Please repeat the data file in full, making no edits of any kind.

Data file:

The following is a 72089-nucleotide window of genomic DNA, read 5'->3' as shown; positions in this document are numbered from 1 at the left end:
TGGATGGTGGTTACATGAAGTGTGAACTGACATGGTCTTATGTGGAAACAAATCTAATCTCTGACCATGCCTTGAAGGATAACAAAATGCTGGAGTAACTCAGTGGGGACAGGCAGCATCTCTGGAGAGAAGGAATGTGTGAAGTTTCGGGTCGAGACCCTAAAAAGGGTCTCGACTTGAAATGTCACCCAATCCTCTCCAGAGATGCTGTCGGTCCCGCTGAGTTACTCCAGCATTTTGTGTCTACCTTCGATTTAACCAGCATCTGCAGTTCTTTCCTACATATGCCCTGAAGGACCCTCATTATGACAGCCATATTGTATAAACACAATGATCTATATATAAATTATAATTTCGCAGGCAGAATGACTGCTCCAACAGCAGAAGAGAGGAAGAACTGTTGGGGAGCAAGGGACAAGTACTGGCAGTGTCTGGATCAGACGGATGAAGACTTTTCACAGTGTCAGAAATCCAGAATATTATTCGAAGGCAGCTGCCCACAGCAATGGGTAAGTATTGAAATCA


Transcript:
The following is a 72089-nucleotide window of genomic DNA, read 5'->3' as shown; positions in this document are numbered from 1 at the left end:
TGGATGGTGGTTACATGAAGTGTGAACTGACATGGTCTTATGTGGAAACAAATCTAATCTCTGACCATGCCTTGAAGGATAACAAAATGCTGGAGTAACTCAGTGGGGACAGGCAGCATCTCTGGAGAGAAGGAATGTGTGAAGTTTCGGGTCGAGACCCTAAAAAGGGTCTCGACTTGAAATGTCACCCAATCCTCTCCAGAGATGCTGTCGGTCCCGCTGAGTTACTCCAGCATTTTGTGTCTACCTTCGATTTAACCAGCATCTGCAGTTCTTTCCTACATATGCCCTGAAGGACCCTCATTATGACAGCCATATTGTATAAACACAATGATCTATATATAAATTATAATTTCGCAGGCAGAATGACTGCTCCAACAGCAGAAGAGAGGAAGAACTGTTGGGGAGCAAGGGACAAGTACTGGCAGTGTCTGGATCAGACGGATGAAGACTTTTCACAGTGTCAGAAATCCAGAATATTATTCGAAGGCAGCTGCCCACAGCAATGGGTAAGTATTGAAATCA